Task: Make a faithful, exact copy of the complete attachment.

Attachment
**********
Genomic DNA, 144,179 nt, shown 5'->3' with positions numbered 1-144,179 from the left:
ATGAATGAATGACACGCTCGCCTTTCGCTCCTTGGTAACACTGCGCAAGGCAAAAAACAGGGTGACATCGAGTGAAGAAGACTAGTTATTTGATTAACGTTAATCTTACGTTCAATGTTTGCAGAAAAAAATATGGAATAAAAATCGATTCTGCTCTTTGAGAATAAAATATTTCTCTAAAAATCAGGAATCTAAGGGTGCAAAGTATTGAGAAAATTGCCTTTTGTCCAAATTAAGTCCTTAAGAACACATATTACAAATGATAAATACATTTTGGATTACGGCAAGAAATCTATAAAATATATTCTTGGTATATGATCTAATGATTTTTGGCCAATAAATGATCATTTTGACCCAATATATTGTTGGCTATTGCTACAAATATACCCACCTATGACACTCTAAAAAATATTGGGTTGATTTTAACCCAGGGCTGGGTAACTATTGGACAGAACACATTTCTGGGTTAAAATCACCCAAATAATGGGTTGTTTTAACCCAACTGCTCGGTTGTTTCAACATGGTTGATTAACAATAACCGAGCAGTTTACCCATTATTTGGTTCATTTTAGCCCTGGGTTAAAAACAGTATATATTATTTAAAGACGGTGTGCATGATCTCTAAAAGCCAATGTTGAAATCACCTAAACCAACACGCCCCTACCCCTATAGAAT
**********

Genomic DNA, 144,179 nt, shown 5'->3' with positions numbered 1-144,179 from the left:
ATGAATGAATGACACGCTCGCCTTTCGCTCCTTGGTAACACTGCGCAAGGCAAAAAACAGGGTGACATCGAGTGAAGAAGACTAGTTATTTGATTAACGTTAATCTTACGTTCAATGTTTGCAGAAAAAAATATGGAATAAAAATCGATTCTGCTCTTTGAGAATAAAATATTTCTCTAAAAATCAGGAATCTAAGGGTGCAAAGTATTGAGAAAATTGCCTTTTGTCCAAATTAAGTCCTTAAGAACACATATTACAAATGATAAATACATTTTGGATTACGGCAAGAAATCTATAAAATATATTCTTGGTATATGATCTAATGATTTTTGGCCAATAAATGATCATTTTGACCCAATATATTGTTGGCTATTGCTACAAATATACCCACCTATGACACTCTAAAAAATATTGGGTTGATTTTAACCCAGGGCTGGGTAACTATTGGACAGAACACATTTCTGGGTTAAAATCACCCAAATAATGGGTTGTTTTAACCCAACTGCTCGGTTGTTTCAACATGGTTGATTAACAATAACCGAGCAGTTTACCCATTATTTGGTTCATTTTAGCCCTGGGTTAAAAACAGTATATATTATTTAAAGACGGTGTGCATGATCTCTAAAAGCCAATGTTGAAATCACCTAAACCAACACGCCCCTACCCCTATAGAAT